Here we report on the structure, expression, and function of a novel cartilage-specific gene coding for a 17-kDa small, highly charged, and secreted protein that we termed Ucma (unique cartilage matrix-associated protein). The protein is processed by a furin-like protease into an N-terminal peptide of 37 amino acids and a C-terminal fragment (Ucma-C) of 74 amino acids. Ucma is highly conserved between mouse, rat, human, dog, clawed frog, and zebrafish, but has no homology to other known proteins. Remarkable are 1-2 tyrosine sulfate residues/molecule and dense clusters of acidic and basic residues in the C-terminal part. In the developing mouse skeleton Ucma mRNA is expressed in resting chondrocytes in the distal and peripheral zones of epiphyseal and vertebral cartilage. Ucma is secreted into the extracellular matrix as an uncleaved precursor and shows the same restricted distribution pattern in cartilage as Ucma mRNA. In contrast, antibodies prepared against the processed C-terminal fragment located Ucma-C in the entire cartilage matrix, indicating that it either diffuses or is retained until chondrocytes reach hypertrophy. During differentiation of an MC615 chondrocyte subclone in vitro, Ucma expression parallels largely the expression of collagen II and decreases with maturation toward hypertrophic cells. Recombinant Ucma-C does not affect expression of chondrocyte-specific genes or proliferation of chondrocytes, but interferes with osteogenic differentiation of primary osteoblasts, mesenchymal stem cells, and MC3T3-E1 pre-osteoblasts. These findings suggest that Ucma may be involved in the negative control of osteogenic differentiation of osteochondrogenic precursor cells in peripheral zones of fetal cartilage and at the cartilage-bone interface.
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http://dx.doi.org/10.1074/jbc.M702792200DOI Listing
March 2008

Pir proteins of Saccharomyces cerevisiae are attached to beta-1,3-glucan by a new protein-carbohydrate linkage.

J Biol Chem 2006 Apr 22;281(17):11523-9. Epub 2006 Feb 22.

Lehrstuhl für Zellbiologie und Pflanzenphysiologie, Universitaet Regensburg, Universitaetsstrasse 31, 93053 Regensburg, Germany.

A family of covalently linked cell wall proteins of Saccharomyces cerevisiae, called Pir proteins, are characterized by up to 10 conserved repeating units. Ccw5/Pir4p contains only one complete repeating sequence and its deletion caused a release of the protein into the medium. The exchange of each of three glutamines (Gln69, Gln74, Gln76) as well as one aspartic acid (Asp72) within the repeating unit leads to a loss of the protein from the cell wall. Amino acid sequencing revealed that only Gln74 is modified. Release of the protein with mild alkali, changed Gln74 to to glutamic acid, suggesting that Gln74 is involved in the linkage. Analysis by mass spectrometry showed that 5 hexoses are attached to Gln/Glu74. Sugar analysis revealed glucose as the only constituent. It is suggested that Pir proteins form novel, alkali labile ester linkages between the gamma-carboxyl group of glutamic acids, arising from specific glutamines, with hydroxyl groups of glucoses of beta-1,3-glucan chains. This transglutaminase-type reaction could take place extracellularly and would energetically proceed on the account of amido group elimination.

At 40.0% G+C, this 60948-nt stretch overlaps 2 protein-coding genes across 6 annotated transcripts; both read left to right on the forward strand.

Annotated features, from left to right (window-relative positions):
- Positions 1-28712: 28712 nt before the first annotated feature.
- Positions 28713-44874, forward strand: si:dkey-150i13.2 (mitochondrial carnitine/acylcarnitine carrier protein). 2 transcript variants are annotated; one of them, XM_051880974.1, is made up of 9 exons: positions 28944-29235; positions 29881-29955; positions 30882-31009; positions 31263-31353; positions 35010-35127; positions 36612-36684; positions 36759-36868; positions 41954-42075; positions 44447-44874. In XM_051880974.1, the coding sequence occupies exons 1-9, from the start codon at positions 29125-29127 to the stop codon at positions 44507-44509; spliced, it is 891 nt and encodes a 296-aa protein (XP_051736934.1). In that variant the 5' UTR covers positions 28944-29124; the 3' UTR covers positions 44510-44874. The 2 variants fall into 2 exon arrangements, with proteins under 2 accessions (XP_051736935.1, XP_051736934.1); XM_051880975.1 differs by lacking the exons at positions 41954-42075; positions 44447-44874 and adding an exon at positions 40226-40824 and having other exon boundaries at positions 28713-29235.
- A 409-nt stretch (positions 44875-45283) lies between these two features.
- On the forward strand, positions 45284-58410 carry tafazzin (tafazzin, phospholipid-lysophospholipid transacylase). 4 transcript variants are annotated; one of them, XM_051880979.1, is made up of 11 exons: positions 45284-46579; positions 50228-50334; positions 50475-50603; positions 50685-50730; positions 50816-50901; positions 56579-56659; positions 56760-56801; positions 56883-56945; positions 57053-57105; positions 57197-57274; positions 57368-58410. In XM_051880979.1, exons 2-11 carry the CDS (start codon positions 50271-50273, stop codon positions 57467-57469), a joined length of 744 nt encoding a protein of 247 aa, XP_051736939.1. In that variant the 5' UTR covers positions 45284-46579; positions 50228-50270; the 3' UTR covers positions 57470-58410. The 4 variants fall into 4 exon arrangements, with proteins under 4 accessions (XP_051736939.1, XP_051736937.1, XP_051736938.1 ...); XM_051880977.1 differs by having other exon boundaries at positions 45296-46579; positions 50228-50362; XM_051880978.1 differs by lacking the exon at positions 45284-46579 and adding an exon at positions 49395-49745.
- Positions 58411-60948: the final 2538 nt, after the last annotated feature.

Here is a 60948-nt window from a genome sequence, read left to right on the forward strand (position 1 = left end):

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http://dx.doi.org/10.1074/jbc.M600314200DOI Listing
April 2006

A simplified laminin nomenclature.

Matrix Biol 2005 Aug;24(5):326-32

Center for Biochemistry, Medical Faculty, University of Cologne, Cologne, Germany.

A simplification of the laminin nomenclature is presented. Laminins are multidomain heterotrimers composed of alpha, beta and gamma chains. Previously, laminin trimers were numbered with Arabic numerals in the order discovered, that is laminins-1 to -5. We introduce a new identification system for a trimer using three Arabic numerals, based on the alpha, beta and gamma chain numbers. For example, the laminin with the chain composition alpha5beta1gamma1 is termed laminin-511, and not laminin-10. The current practice is also to mix two overlapping domain and module nomenclatures. Instead of the older Roman numeral nomenclature and mixed nomenclature, all modules are now called domains. Some domains are renamed or renumbered. Laminin epidermal growth factor-like (LE) domains are renumbered starting at the N-termini, to be consistent with general protein nomenclature. Domain IVb of alpha chains is named laminin 4a (L4a), domain IVa of alpha chains is named L4b, domain IV of gamma chains is named L4, and domain IV of beta chains is named laminin four (LF). The two coiled-coil domains I and II are now considered one laminin coiled-coil domain (LCC). The interruption in the coiled-coil of beta chains is named laminin beta-knob (Lbeta) domain. The chain origin of a domain is specified by the chain nomenclature, such as alpha1L4a. The abbreviation LM is suggested for laminin. Otherwise, the nomenclature remains unaltered.
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http://dx.doi.org/10.1016/j.matbio.2005.05.006DOI Listing
August 2005

Quaternary ammonium groups in silica-associated proteins.

Angew Chem Int Ed Engl 2004 Nov;43(44):5933-6

Lehrstuhl Biochemie I, Universität Regensburg, 93040 Regensburg, Germany.

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http://dx.doi.org/10.1002/anie.200461236DOI Listing
November 2004

Structural characterization of proteins and peptides.

Authors:
Rainer Deutzmann

Methods Mol Med 2004 ;94:269-97

Institute for Biochemistry, University of Regensburg, Germany.

The primary structure of proteins is nowadays determined by DNA sequencing, and a variety of genomes are already known. Nevertheless, protein sequencing/identification is still indispensable to analyze the proteins expressed in a cell, to identify specific proteins, and to determine posttranslational modifications. Proteins of interest are typically available in low microgram amounts or even less. The separation method of choice is gel electrophoresis, followed by blotting to PVDF membrane for N-terminal sequencing or by in-gel digestion to generate peptides that can be separated by HPLC. Structural analysis can be done by Edman degradation or mass spectrometry (MS). Edman degradation is the older method based on successive removal of N-terminal amino acids by chemical methods. Sequencing of a peptide requires many hours, the sensitivity is in the range of 2-5 pmol of a purified peptide. Nevertheless, Edman degradation is still the workhorse in the lab for routine work such as identification of blotted proteins. It is also the method of choice for sequencing unknown proteins/ peptides and modified peptides. MS has routinely been used with peptides in the range of 100 fmol or even less. In contrast to Edman degradation, complex mixtures such as tryptic digests can be analyzed, making HPLC separation of peptides unnecessary. MS is a very fast method that can be automated. It is the method of choice for sensitive analysis and large-scale applications (proteomics). Two different ionization methods are commonly used to generate peptide/protein ions for MS analysis. These are MALDI (matrix assisted laser desorption and ionization) and ESI (electrospray ionization). They can be combined with a variety of mass analyzers (TOF, quadrupole, ion trap). Proteins are either identified by searching databases with the masses of proteolytic peptides (peptide mass fingerprinting) or using fragmentation data (raw MS/MS spectra or sequence tags). This approach requires that the protein is known and listed in the database. De novo sequencing by MS of peptides is possible, but very time consuming and not a routine application, in contrast to Edman degradation. The aim of this chapter is to introduce to basic theory, practical applications and limitations of the various methods, to enable the non-expert scientist to decide which method is best suited for his project and which kind of sample preparation is necessary.
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http://dx.doi.org/10.1385/1-59259-679-7:269DOI Listing
April 2004